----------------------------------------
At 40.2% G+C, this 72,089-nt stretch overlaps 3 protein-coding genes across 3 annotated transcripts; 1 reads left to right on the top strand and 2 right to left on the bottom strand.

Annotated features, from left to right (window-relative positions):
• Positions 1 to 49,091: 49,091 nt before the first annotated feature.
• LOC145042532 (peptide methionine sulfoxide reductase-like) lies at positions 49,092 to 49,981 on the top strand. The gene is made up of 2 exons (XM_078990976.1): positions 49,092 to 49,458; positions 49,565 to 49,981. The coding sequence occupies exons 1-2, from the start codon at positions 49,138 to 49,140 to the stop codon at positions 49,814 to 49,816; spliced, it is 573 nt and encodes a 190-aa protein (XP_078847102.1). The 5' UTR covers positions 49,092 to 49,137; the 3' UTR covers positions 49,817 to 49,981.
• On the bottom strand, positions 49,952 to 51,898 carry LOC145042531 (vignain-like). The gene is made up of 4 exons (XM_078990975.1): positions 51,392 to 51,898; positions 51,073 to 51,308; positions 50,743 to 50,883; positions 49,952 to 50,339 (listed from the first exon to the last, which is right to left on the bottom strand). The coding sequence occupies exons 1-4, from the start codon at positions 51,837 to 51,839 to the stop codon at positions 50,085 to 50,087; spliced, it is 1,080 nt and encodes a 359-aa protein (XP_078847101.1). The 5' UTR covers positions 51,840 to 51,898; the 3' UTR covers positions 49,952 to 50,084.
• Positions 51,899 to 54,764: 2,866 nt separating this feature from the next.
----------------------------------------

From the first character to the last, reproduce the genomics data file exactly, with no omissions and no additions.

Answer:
At 40.2% G+C, this 72,089-nt stretch overlaps 3 protein-coding genes across 3 annotated transcripts; 1 reads left to right on the top strand and 2 right to left on the bottom strand.

Annotated features, from left to right (window-relative positions):
• Positions 1 to 49,091: 49,091 nt before the first annotated feature.
• LOC145042532 (peptide methionine sulfoxide reductase-like) lies at positions 49,092 to 49,981 on the top strand. The gene is made up of 2 exons (XM_078990976.1): positions 49,092 to 49,458; positions 49,565 to 49,981. The coding sequence occupies exons 1-2, from the start codon at positions 49,138 to 49,140 to the stop codon at positions 49,814 to 49,816; spliced, it is 573 nt and encodes a 190-aa protein (XP_078847102.1). The 5' UTR covers positions 49,092 to 49,137; the 3' UTR covers positions 49,817 to 49,981.
• On the bottom strand, positions 49,952 to 51,898 carry LOC145042531 (vignain-like). The gene is made up of 4 exons (XM_078990975.1): positions 51,392 to 51,898; positions 51,073 to 51,308; positions 50,743 to 50,883; positions 49,952 to 50,339 (listed from the first exon to the last, which is right to left on the bottom strand). The coding sequence occupies exons 1-4, from the start codon at positions 51,837 to 51,839 to the stop codon at positions 50,085 to 50,087; spliced, it is 1,080 nt and encodes a 359-aa protein (XP_078847101.1). The 5' UTR covers positions 51,840 to 51,898; the 3' UTR covers positions 49,952 to 50,084.
• Positions 51,899 to 54,764: 2,866 nt separating this feature from the next.